The scandal, now a global one, has embroiled a number of banks in financial centres ranging from the US to Singapore.
Authorities in Malaysia have charged 17 Goldman Sachs employees over a scandal that has spread around the world, embroiling banks and drawing probes from organisations including the US Department of Justice.
Media reports said that the Southeast Asian country has filed criminal charges against current and former directors at three Goldman Sachs subsidiaries for their role in the alleged multi-billion dollar ransacking of state investment fund 1MDB.
A network of individuals, including former Malaysian prime minister Najib Razak, are accused of siphoning billions of dollars from the state-backed fund for their own personal use. In a bizarre twist that blends fact and fiction, money from the fund was even used to finance the Hollywood film about a fraudster, The Wolf of Wall Street.
The US and Malaysian government in December last year filed criminal charges against Goldman Sachs and two former executives for breaches of securities laws including making false, misleading statements to investors, media reports said. Attorney General Tommy Thomas reportedly said today that the 17 people charged in the most recent filings were charged under the Malaysian Capital Markets and Services Act for conniving to commit the significant fraud.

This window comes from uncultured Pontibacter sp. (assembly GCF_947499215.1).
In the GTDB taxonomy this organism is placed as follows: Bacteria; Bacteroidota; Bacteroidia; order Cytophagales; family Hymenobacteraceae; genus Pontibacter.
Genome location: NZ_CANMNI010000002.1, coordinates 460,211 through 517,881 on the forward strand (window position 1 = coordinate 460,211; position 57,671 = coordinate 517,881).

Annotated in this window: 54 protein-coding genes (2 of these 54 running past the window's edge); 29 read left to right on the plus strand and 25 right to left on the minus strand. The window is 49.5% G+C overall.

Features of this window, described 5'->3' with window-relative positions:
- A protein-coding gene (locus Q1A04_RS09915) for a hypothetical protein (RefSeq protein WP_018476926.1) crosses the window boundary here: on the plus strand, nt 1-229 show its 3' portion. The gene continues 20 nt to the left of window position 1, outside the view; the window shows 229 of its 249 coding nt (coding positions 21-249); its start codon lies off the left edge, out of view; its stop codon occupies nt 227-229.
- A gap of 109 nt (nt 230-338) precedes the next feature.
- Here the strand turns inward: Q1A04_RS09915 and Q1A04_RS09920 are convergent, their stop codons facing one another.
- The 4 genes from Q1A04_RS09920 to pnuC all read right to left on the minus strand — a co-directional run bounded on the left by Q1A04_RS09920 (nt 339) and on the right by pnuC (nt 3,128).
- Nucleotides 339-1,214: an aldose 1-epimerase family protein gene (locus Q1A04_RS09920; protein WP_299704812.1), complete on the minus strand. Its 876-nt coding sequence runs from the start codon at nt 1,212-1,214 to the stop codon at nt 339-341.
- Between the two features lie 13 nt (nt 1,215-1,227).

"Custodial sentences and criminal fines will be sought against the accused ... given the severity of the scheme to defraud and fraudulent misappropriation of billions in bonds proceeds," Thomas was quoted as saying.
Najib set up 1MDB when he took office in 2009, but it accumulated billions in debts and US investigators allege that at least $4.5 billion was stolen from the fund and laundered by Najib's associates.
The scandal has seen investigators in Switzerland, the US and Singapore get involved. Singapore, for example, has also removed local bank licences from BSI and Falcon Private Bank, two Switzerland-based organisations. (BSI has been subsequently acquired by EFG International.) The saga adds to the profile of the global money laundering problem and the need to develop more tools to fight it.